Good Folks, it is the last Friday of the month of June 2019. In a recent reading of one of my devotional books I came across something I wanted to share with you. Enjoy.
When we begin to ask what the conditions of inner renewal are, we receive essentially the same answers from nearly all of those whom we have most reason to respect. One major answer is the emphasis upon discipline. In the conduct of one’s own life it is soon obvious, as many have learned the hard way, that empty freedom is a snare and a delusion. In following what comes naturally or easily, life simply ends in confusion, and in consequent disaster. Without the discipline of time, we spoil the next day the night before, and without the discipline of prayer, we are likely to end by having practically no experience of the divine – human encounter. However compassionate we may be with others, we dare not be soft or indulgent with ourselves. Excellence comes at a price, and one of the major prices is that of inner control.
We have not advanced very far in our spiritual lives if we have not encountered the basic paradox of freedom, to the effect that we are most free when we are bound. But not just any way of being bound will suffice; what matters is the character of our binding. The one who would like to be an athlete, but who is unwilling to discipline his body by regular exercise and abstinence, is not free to excel on the field or the track. His [Her] failure to train rigorously and to live abstemiously denies him [herself] the freedom to go over the bar at the desired height, or to run with the desired speed and endurance. With one concerted voice the giants of the devotional life apply the same principle to the whole life with the dictum: Discipline is the price of freedom. – From The New Man of Our Time by Elton Trueblood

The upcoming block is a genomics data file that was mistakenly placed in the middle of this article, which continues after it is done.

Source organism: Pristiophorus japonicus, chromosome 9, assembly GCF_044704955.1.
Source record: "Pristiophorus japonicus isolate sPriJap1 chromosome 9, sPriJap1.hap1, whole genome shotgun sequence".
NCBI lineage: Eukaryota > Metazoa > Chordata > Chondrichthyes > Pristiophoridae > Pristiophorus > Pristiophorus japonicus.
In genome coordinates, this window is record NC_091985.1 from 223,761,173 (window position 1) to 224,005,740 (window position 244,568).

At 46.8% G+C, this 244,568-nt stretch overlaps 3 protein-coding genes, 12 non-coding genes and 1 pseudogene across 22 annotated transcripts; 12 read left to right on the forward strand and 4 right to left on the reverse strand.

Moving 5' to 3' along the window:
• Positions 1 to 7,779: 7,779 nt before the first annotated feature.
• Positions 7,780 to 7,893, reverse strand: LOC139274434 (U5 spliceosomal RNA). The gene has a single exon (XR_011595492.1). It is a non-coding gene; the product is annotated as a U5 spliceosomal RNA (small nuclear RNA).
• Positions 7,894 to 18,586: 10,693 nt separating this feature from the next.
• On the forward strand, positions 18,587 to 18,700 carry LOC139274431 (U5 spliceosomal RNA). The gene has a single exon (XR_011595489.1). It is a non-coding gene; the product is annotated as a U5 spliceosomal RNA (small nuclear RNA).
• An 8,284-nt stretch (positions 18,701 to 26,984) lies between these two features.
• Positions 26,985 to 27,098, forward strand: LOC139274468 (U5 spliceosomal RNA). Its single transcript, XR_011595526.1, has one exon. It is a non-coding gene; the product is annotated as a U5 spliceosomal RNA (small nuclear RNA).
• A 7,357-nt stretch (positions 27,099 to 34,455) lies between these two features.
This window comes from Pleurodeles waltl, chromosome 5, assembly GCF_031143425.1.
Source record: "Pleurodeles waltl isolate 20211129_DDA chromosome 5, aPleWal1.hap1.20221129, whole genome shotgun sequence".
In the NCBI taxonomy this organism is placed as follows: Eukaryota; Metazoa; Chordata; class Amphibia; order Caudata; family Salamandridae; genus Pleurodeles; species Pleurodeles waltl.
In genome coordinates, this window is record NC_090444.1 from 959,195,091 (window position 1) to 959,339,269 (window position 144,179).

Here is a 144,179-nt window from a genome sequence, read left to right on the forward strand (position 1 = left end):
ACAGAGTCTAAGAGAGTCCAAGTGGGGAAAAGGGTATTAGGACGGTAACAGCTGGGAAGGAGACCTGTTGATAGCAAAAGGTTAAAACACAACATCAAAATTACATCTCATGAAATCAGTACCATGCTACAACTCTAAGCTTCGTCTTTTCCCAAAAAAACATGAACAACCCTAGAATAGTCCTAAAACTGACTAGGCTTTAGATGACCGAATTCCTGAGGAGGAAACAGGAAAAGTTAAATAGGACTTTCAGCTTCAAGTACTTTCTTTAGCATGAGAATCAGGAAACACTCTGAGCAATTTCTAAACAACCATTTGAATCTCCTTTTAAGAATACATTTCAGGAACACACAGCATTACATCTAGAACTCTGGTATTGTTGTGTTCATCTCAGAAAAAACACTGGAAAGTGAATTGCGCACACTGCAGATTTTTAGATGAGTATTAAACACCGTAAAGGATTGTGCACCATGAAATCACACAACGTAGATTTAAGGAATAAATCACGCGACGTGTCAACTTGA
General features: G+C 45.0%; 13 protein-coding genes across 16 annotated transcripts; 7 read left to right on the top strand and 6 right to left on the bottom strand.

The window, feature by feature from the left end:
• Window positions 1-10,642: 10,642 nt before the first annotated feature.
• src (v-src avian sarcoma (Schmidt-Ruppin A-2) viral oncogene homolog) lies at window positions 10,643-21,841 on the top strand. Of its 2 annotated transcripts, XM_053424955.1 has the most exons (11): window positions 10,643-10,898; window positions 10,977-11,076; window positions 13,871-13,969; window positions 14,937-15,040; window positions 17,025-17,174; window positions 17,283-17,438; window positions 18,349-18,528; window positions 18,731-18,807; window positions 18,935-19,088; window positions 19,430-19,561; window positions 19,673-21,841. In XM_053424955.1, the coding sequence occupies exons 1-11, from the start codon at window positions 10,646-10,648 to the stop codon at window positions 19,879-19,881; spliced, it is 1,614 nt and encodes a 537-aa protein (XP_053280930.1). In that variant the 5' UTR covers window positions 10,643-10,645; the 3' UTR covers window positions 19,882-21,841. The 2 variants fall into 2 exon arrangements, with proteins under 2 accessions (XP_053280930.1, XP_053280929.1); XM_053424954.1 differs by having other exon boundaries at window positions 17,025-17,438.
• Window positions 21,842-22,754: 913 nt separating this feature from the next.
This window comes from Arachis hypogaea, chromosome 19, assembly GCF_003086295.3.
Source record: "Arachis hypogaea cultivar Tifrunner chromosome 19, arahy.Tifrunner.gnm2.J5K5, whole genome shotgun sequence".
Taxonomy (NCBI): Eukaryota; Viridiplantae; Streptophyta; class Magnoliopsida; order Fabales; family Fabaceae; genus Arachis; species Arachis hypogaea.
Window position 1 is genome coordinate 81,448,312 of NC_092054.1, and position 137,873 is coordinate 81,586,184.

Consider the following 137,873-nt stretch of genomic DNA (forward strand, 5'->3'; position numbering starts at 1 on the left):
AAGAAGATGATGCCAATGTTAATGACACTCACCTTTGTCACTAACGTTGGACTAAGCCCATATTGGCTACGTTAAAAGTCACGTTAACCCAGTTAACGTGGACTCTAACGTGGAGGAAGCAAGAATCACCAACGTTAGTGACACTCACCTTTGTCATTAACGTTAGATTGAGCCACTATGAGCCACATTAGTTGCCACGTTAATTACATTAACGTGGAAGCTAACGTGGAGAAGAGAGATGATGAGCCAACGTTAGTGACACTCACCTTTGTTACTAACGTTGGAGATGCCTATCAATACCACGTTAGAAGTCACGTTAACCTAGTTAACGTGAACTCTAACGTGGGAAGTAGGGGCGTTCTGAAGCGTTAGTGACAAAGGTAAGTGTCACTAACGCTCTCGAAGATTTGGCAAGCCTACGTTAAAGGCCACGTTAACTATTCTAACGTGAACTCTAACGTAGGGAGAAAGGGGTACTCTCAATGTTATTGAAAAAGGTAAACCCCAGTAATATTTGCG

I had the opportunity to further my education after high school. My parents, bless their hearts, worked long hours at the Fish Market so that their children could have what they themselves were not afforded: an education. But their efforts came with a great sacrifice of time, hard work and possible luxury for themselves. What they expected from their children was that we would make an attempt to graduate college and become self-sufficient. That required discipline of time in study, management of finances, since there were no conversations about student loans. Our tuition was literally paid in cash. The only credit I had while at Stephen F. Austin was a gasoline card.
This article hits to the crux of life in what is needed to achieve a desire goal: discipline.
Discipline can be something we talk about: noun. Or something we do: verb. Both are important.
Our spiritual life is personal, as we pray and relate to God. It requires to be focused and intentional, so that the goal is to bring to a state of order (verb).
Matthew 26:36; Then Jesus went with them to a place called Gethsemane; and he said to his disciples, “Sit here while I go over there and pray.”
Luke 18:1; Then Jesus told them a parable about their need to pray always and not to lose heart.
Jesus called Disciples and showed them the disciplines necessary to remain strong and
faithful. May the God of great Love bless and keep you, now and always. Amen.
Blessings from Duncanville, Pastor Frank (email@example.com)
Expect great things from God. Attempt great things for God. Wm. Carey